The gender pay gap fell to 9.6% in April 2012, according to new figures from the Annual Survey of Hours and Earnings (ASHE) published today.
The gender pay gap – which is the difference between men’s and women’s median hourly pay excluding overtime for full-time employees – stood at 10.5% in 2011. This year’s fall continues a general downward trend in the pay gap in recent years. For part-timers, the pay gap remains negative, meaning women are better paid than men. Here the gap widened slightly, at -5.2% in 2012 compared with -5.1% in 2011. Looking at all employees, the gender pay gap is bigger than for full-timers but has again fallen between 2011 and 2012 (19.7% in 2012, down from 20.2% in 2011). This is affected by the higher proportion of women than men who work part-time, as part-timers tend to have lower hourly rates.
Other data in ASHE show that median gross weekly earnings for full-timers, at £506, were up by 1.5% on the 2011 figure of £498. Public sector workers saw a rise of 1.6% (from £556 in 2011 to £565 this year) while in the private sector the increase was 1.5% (£472 a week in 2011, £479 in 2012).
There was a narrowing in the gap between the highest and lowest paid employees: between 2011 and 2012, the hourly earnings excluding overtime of full-timers at the top decile point fell by 0.2%, whereas those at the bottom decile point saw an increase of 2.3%.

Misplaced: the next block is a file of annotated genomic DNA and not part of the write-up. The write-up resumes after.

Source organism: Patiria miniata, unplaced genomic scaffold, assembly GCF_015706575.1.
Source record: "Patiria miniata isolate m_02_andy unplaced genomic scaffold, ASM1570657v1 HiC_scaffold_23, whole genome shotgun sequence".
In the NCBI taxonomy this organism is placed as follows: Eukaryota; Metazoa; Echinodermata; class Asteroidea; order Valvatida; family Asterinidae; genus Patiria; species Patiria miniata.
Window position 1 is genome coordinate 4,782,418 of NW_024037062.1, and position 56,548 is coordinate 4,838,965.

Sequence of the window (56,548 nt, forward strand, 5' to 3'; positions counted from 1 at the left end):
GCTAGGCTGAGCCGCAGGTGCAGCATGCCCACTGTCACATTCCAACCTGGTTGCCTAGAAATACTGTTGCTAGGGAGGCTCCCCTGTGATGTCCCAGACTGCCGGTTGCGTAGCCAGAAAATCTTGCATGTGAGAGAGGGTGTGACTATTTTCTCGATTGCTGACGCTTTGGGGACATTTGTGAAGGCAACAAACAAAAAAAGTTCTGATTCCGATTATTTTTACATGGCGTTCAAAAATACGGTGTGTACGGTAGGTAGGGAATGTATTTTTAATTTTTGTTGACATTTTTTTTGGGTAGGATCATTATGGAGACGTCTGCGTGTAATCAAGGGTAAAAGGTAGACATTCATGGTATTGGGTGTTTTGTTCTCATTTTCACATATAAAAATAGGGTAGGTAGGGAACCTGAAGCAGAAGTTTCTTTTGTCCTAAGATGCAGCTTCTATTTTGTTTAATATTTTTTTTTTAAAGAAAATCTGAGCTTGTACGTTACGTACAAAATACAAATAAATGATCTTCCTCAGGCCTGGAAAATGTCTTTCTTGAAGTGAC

The region where employees had the highest median gross weekly earnings was London, at £653, and the region with the lowest earnings was Wales at £453. The district with the highest-paying jobs was the City of London (a median of £917 a week full-time) and the district with the lowest-paid jobs was Torridge (£348 a week full-time).
ASHE is based on a 1% sample of employee jobs taken from HM Revenue & Customs PAYE records. Information on earnings and hours is obtained from employers and treated confidentially. ASHE does not cover the self-employed nor does it cover employees not paid during the reference period. In 2012 information related to the pay period which included 18 April.
National Statistics are produced to high professional standards set out in the Code of Practice for Official Statistics. They undergo regular quality assurance reviews to ensure that they meet customer needs. They are produced free from any political interference. © Crown copyright 2012.
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